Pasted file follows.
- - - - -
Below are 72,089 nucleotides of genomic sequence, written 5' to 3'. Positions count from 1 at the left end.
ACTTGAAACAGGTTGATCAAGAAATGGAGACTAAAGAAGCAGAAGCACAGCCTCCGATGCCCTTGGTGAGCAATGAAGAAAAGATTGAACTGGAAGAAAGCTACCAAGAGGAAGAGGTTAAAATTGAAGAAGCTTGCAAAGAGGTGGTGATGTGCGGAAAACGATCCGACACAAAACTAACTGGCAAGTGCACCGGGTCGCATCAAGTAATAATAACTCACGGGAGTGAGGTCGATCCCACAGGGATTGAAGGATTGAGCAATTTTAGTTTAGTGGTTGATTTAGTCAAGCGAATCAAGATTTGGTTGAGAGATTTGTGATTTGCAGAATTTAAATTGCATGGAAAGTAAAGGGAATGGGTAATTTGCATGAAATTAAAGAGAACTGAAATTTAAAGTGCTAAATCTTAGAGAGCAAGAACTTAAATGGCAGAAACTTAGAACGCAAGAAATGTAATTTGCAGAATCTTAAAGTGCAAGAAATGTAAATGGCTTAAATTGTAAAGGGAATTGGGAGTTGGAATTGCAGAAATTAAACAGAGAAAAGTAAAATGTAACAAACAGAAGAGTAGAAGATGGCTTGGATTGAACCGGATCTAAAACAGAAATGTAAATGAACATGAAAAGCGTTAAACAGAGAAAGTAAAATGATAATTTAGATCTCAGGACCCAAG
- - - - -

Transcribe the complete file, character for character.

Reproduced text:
Below are 72,089 nucleotides of genomic sequence, written 5' to 3'. Positions count from 1 at the left end.
ACTTGAAACAGGTTGATCAAGAAATGGAGACTAAAGAAGCAGAAGCACAGCCTCCGATGCCCTTGGTGAGCAATGAAGAAAAGATTGAACTGGAAGAAAGCTACCAAGAGGAAGAGGTTAAAATTGAAGAAGCTTGCAAAGAGGTGGTGATGTGCGGAAAACGATCCGACACAAAACTAACTGGCAAGTGCACCGGGTCGCATCAAGTAATAATAACTCACGGGAGTGAGGTCGATCCCACAGGGATTGAAGGATTGAGCAATTTTAGTTTAGTGGTTGATTTAGTCAAGCGAATCAAGATTTGGTTGAGAGATTTGTGATTTGCAGAATTTAAATTGCATGGAAAGTAAAGGGAATGGGTAATTTGCATGAAATTAAAGAGAACTGAAATTTAAAGTGCTAAATCTTAGAGAGCAAGAACTTAAATGGCAGAAACTTAGAACGCAAGAAATGTAATTTGCAGAATCTTAAAGTGCAAGAAATGTAAATGGCTTAAATTGTAAAGGGAATTGGGAGTTGGAATTGCAGAAATTAAACAGAGAAAAGTAAAATGTAACAAACAGAAGAGTAGAAGATGGCTTGGATTGAACCGGATCTAAAACAGAAATGTAAATGAACATGAAAAGCGTTAAACAGAGAAAGTAAAATGATAATTTAGATCTCAGGACCCAAG